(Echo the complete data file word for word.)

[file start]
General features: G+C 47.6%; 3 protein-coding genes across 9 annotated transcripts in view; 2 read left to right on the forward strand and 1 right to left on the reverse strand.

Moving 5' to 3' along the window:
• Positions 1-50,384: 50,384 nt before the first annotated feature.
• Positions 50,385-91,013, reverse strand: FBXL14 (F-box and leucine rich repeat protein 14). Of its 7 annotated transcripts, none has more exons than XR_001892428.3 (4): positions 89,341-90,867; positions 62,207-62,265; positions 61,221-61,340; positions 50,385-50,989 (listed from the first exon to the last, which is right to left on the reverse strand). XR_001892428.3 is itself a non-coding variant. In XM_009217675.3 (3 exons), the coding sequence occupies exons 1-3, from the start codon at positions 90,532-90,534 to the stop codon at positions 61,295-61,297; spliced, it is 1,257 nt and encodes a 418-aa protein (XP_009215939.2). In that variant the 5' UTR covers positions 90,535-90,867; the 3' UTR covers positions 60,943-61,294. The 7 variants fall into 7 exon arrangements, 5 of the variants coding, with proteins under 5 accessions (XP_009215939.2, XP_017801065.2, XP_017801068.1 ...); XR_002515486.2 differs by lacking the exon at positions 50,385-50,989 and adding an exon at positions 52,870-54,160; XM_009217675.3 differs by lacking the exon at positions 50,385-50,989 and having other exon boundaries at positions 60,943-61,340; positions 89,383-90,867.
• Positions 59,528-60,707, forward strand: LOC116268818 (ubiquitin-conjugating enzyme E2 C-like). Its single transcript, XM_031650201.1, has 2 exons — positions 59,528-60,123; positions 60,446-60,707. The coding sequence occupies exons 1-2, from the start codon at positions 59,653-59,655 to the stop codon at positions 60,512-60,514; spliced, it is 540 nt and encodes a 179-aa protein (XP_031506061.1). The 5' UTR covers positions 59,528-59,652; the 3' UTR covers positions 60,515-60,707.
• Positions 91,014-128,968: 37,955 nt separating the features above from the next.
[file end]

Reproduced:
General features: G+C 47.6%; 3 protein-coding genes across 9 annotated transcripts in view; 2 read left to right on the forward strand and 1 right to left on the reverse strand.

Moving 5' to 3' along the window:
• Positions 1-50,384: 50,384 nt before the first annotated feature.
• Positions 50,385-91,013, reverse strand: FBXL14 (F-box and leucine rich repeat protein 14). Of its 7 annotated transcripts, none has more exons than XR_001892428.3 (4): positions 89,341-90,867; positions 62,207-62,265; positions 61,221-61,340; positions 50,385-50,989 (listed from the first exon to the last, which is right to left on the reverse strand). XR_001892428.3 is itself a non-coding variant. In XM_009217675.3 (3 exons), the coding sequence occupies exons 1-3, from the start codon at positions 90,532-90,534 to the stop codon at positions 61,295-61,297; spliced, it is 1,257 nt and encodes a 418-aa protein (XP_009215939.2). In that variant the 5' UTR covers positions 90,535-90,867; the 3' UTR covers positions 60,943-61,294. The 7 variants fall into 7 exon arrangements, 5 of the variants coding, with proteins under 5 accessions (XP_009215939.2, XP_017801065.2, XP_017801068.1 ...); XR_002515486.2 differs by lacking the exon at positions 50,385-50,989 and adding an exon at positions 52,870-54,160; XM_009217675.3 differs by lacking the exon at positions 50,385-50,989 and having other exon boundaries at positions 60,943-61,340; positions 89,383-90,867.
• Positions 59,528-60,707, forward strand: LOC116268818 (ubiquitin-conjugating enzyme E2 C-like). Its single transcript, XM_031650201.1, has 2 exons — positions 59,528-60,123; positions 60,446-60,707. The coding sequence occupies exons 1-2, from the start codon at positions 59,653-59,655 to the stop codon at positions 60,512-60,514; spliced, it is 540 nt and encodes a 179-aa protein (XP_031506061.1). The 5' UTR covers positions 59,528-59,652; the 3' UTR covers positions 60,515-60,707.
• Positions 91,014-128,968: 37,955 nt separating the features above from the next.